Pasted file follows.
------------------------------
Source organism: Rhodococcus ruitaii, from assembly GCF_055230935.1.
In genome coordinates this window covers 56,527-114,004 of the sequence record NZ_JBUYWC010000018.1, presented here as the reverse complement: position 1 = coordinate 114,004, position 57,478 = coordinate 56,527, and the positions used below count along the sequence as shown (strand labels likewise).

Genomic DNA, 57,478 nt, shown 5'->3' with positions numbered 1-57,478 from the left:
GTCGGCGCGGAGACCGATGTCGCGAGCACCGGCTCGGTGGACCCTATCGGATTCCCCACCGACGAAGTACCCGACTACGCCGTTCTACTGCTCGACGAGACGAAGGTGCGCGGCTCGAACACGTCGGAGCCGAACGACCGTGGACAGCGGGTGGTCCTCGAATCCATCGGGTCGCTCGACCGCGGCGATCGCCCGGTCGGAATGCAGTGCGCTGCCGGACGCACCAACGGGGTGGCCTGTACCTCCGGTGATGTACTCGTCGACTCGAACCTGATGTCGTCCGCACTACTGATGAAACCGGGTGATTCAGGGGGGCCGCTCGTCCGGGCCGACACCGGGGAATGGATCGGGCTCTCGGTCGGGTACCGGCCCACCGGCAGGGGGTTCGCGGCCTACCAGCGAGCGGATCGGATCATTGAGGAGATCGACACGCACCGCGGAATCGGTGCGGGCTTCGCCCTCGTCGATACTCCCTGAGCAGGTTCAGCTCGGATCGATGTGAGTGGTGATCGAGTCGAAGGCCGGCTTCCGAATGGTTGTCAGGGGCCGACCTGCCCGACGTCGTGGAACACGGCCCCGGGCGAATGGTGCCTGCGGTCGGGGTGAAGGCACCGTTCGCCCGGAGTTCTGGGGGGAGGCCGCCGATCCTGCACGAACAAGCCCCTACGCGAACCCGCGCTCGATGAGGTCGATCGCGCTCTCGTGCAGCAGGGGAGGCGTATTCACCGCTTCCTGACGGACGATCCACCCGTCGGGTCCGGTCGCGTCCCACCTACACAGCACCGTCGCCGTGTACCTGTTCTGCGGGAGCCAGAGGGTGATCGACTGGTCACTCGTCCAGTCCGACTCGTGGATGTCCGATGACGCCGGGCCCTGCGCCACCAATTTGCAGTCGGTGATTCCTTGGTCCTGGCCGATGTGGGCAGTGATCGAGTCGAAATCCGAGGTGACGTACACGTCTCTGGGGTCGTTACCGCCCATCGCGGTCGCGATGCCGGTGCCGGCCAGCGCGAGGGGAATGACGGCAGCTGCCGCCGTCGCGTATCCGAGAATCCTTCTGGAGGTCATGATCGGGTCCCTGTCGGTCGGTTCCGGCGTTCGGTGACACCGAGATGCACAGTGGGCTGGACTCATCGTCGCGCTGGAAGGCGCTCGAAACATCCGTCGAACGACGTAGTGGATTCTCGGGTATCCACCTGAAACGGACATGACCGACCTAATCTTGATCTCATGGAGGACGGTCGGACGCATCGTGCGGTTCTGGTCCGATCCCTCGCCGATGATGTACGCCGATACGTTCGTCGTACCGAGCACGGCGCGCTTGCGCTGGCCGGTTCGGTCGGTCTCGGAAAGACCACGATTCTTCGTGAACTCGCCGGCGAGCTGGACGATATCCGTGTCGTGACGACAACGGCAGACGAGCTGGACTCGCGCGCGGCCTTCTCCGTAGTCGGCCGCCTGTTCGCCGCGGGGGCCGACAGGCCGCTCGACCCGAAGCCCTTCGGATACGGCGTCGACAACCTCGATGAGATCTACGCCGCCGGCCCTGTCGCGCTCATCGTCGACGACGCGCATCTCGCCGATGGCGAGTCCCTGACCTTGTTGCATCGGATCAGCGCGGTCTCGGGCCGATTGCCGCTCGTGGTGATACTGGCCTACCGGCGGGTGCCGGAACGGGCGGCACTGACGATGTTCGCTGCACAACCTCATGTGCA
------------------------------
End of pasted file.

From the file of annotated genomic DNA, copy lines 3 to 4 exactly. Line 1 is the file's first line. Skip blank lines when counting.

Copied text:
Genomic DNA, 57,478 nt, shown 5'->3' with positions numbered 1-57,478 from the left:
GTCGGCGCGGAGACCGATGTCGCGAGCACCGGCTCGGTGGACCCTATCGGATTCCCCACCGACGAAGTACCCGACTACGCCGTTCTACTGCTCGACGAGACGAAGGTGCGCGGCTCGAACACGTCGGAGCCGAACGACCGTGGACAGCGGGTGGTCCTCGAATCCATCGGGTCGCTCGACCGCGGCGATCGCCCGGTCGGAATGCAGTGCGCTGCCGGACGCACCAACGGGGTGGCCTGTACCTCCGGTGATGTACTCGTCGACTCGAACCTGATGTCGTCCGCACTACTGATGAAACCGGGTGATTCAGGGGGGCCGCTCGTCCGGGCCGACACCGGGGAATGGATCGGGCTCTCGGTCGGGTACCGGCCCACCGGCAGGGGGTTCGCGGCCTACCAGCGAGCGGATCGGATCATTGAGGAGATCGACACGCACCGCGGAATCGGTGCGGGCTTCGCCCTCGTCGATACTCCCTGAGCAGGTTCAGCTCGGATCGATGTGAGTGGTGATCGAGTCGAAGGCCGGCTTCCGAATGGTTGTCAGGGGCCGACCTGCCCGACGTCGTGGAACACGGCCCCGGGCGAATGGTGCCTGCGGTCGGGGTGAAGGCACCGTTCGCCCGGAGTTCTGGGGGGAGGCCGCCGATCCTGCACGAACAAGCCCCTACGCGAACCCGCGCTCGATGAGGTCGATCGCGCTCTCGTGCAGCAGGGGAGGCGTATTCACCGCTTCCTGACGGACGATCCACCCGTCGGGTCCGGTCGCGTCCCACCTACACAGCACCGTCGCCGTGTACCTGTTCTGCGGGAGCCAGAGGGTGATCGACTGGTCACTCGTCCAGTCCGACTCGTGGATGTCCGATGACGCCGGGCCCTGCGCCACCAATTTGCAGTCGGTGATTCCTTGGTCCTGGCCGATGTGGGCAGTGATCGAGTCGAAATCCGAGGTGACGTACACGTCTCTGGGGTCGTTACCGCCCATCGCGGTCGCGATGCCGGTGCCGGCCAGCGCGAGGGGAATGACGGCAGCTGCCGCCGTCGCGTATCCGAGAATCCTTCTGGAGGTCATGATCGGGTCCCTGTCGGTCGGTTCCGGCGTTCGGTGACACCGAGATGCACAGTGGGCTGGACTCATCGTCGCGCTGGAAGGCGCTCGAAACATCCGTCGAACGACGTAGTGGATTCTCGGGTATCCACCTGAAACGGACATGACCGACCTAATCTTGATCTCATGGAGGACGGTCGGACGCATCGTGCGGTTCTGGTCCGATCCCTCGCCGATGATGTACGCCGATACGTTCGTCGTACCGAGCACGGCGCGCTTGCGCTGGCCGGTTCGGTCGGTCTCGGAAAGACCACGATTCTTCGTGAACTCGCCGGCGAGCTGGACGATATCCGTGTCGTGACGACAACGGCAGACGAGCTGGACTCGCGCGCGGCCTTCTCCGTAGTCGGCCGCCTGTTCGCCGCGGGGGCCGACAGGCCGCTCGACCCGAAGCCCTTCGGATACGGCGTCGACAACCTCGATGAGATCTACGCCGCCGGCCCTGTCGCGCTCATCGTCGACGACGCGCATCTCGCCGATGGCGAGTCCCTGACCTTGTTGCATCGGATCAGCGCGGTCTCGGGCCGATTGCCGCTCGTGGTGATACTGGCCTACCGGCGGGTGCCGGAACGGGCGGCACTGACGATGTTCGCTGCACAACCTCATGTGCA